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Man of Marvel: Andrzej Wajda

Wednesday, February 11, 2009
7:00 p.m. Man of Iron
Andrzej Wajda (Poland, 1981)

(Czlowiek z zelaza). Winner of the 1981 Cannes Palme d’or, Man of Iron is one of the finest examples of committed, activist filmmaking, inspirational not only for its immediate subject—the rise of Poland’s Solidarity movement, complete with an appearance by Lech Walesa—but for its dissection of issues facing citizens of any country: how to live, how to create, and how to rebel in the face of oppression. In a loose sequel to Man of Marble, Wajda follows an alcoholic reporter—once a rebel, now an uncomfortable cog in the system—as he’s browbeaten into digging up dirt on the leader of a shipyard workers’ movement. What he discovers instead is the history of a man, and a movement, ready to emerge into power. Made during a brief thaw in Poland’s totalitarian regime, Man of Iron benefits from Wajda’s seamless integration of a fictional narrative with events as they were actually happening; like Solidarity itself, it was banned during the subsequent government crackdown.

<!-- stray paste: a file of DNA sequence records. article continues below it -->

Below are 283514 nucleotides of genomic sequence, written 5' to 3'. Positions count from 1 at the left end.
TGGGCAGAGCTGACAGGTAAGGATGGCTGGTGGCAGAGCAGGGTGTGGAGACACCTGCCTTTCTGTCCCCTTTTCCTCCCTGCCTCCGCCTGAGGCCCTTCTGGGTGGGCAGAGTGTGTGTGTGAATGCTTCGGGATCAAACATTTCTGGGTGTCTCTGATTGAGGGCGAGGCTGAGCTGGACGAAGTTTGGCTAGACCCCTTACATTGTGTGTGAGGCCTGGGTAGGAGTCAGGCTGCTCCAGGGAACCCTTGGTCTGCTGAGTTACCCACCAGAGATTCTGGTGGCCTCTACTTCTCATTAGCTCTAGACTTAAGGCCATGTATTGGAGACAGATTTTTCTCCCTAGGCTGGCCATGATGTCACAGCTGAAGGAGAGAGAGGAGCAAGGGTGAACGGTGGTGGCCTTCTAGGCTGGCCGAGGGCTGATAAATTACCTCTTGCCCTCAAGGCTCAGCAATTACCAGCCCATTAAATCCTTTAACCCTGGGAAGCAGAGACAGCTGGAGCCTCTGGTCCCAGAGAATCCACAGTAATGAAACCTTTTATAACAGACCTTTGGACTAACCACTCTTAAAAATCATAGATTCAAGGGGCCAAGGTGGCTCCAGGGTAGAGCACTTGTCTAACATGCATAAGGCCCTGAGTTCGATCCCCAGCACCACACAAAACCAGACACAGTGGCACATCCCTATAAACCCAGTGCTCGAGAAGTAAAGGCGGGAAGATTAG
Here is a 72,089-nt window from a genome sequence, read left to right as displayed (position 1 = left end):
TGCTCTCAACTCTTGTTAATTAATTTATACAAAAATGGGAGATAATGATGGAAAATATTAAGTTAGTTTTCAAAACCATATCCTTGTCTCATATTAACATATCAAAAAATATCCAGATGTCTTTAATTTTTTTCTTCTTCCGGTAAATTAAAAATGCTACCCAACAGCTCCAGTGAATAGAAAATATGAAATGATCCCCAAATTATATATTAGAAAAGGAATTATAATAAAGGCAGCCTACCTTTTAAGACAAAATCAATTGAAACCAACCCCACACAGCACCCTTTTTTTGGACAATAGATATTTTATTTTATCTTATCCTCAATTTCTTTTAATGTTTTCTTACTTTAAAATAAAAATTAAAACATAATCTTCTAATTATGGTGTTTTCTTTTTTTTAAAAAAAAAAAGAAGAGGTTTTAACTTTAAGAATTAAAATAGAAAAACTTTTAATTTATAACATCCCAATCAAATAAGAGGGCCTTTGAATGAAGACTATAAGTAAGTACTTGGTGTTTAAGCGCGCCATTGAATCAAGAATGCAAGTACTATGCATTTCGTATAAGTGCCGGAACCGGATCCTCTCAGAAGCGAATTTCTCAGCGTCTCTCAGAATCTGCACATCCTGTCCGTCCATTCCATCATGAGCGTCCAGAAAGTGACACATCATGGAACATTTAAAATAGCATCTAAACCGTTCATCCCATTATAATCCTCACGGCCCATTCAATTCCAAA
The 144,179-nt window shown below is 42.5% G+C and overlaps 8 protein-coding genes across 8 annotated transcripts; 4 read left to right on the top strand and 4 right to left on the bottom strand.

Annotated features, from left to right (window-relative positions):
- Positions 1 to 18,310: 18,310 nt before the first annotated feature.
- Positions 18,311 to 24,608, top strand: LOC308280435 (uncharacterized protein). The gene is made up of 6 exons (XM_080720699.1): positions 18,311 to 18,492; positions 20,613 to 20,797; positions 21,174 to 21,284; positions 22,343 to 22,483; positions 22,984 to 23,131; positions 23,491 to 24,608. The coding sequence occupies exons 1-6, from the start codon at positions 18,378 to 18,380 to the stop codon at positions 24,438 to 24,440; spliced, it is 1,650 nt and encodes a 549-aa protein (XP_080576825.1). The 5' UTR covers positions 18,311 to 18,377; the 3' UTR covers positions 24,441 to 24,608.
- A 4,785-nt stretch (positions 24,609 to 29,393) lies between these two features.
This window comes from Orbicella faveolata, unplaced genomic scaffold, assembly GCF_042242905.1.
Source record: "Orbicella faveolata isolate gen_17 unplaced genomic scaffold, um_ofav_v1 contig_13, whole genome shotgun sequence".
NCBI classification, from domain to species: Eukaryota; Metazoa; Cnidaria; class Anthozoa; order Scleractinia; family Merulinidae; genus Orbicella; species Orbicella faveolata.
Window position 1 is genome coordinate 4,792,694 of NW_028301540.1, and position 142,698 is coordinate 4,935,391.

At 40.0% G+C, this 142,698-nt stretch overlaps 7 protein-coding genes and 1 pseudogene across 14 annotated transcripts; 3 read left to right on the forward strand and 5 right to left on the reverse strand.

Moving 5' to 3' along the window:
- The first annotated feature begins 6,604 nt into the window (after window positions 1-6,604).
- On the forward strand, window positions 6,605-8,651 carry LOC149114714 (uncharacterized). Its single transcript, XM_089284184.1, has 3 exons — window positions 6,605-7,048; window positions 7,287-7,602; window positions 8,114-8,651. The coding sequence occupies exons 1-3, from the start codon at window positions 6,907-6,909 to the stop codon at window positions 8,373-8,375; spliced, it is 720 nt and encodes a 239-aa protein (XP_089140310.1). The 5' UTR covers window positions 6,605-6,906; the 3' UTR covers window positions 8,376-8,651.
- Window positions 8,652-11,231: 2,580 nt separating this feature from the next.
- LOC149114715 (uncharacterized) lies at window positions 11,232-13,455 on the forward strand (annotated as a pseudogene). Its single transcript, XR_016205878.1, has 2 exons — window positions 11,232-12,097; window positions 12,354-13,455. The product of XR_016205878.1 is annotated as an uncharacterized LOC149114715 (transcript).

—Jason Sanders

• Written by Alexander Scibor-Rylski. Photographed by Edward Klosinski. With Marian Opania, Jerzy Radziwilowicz, Buguslaw Linda, Krystyna Janda. (156 mins, In Polish with English subtitles, B&W/Color, 35mm)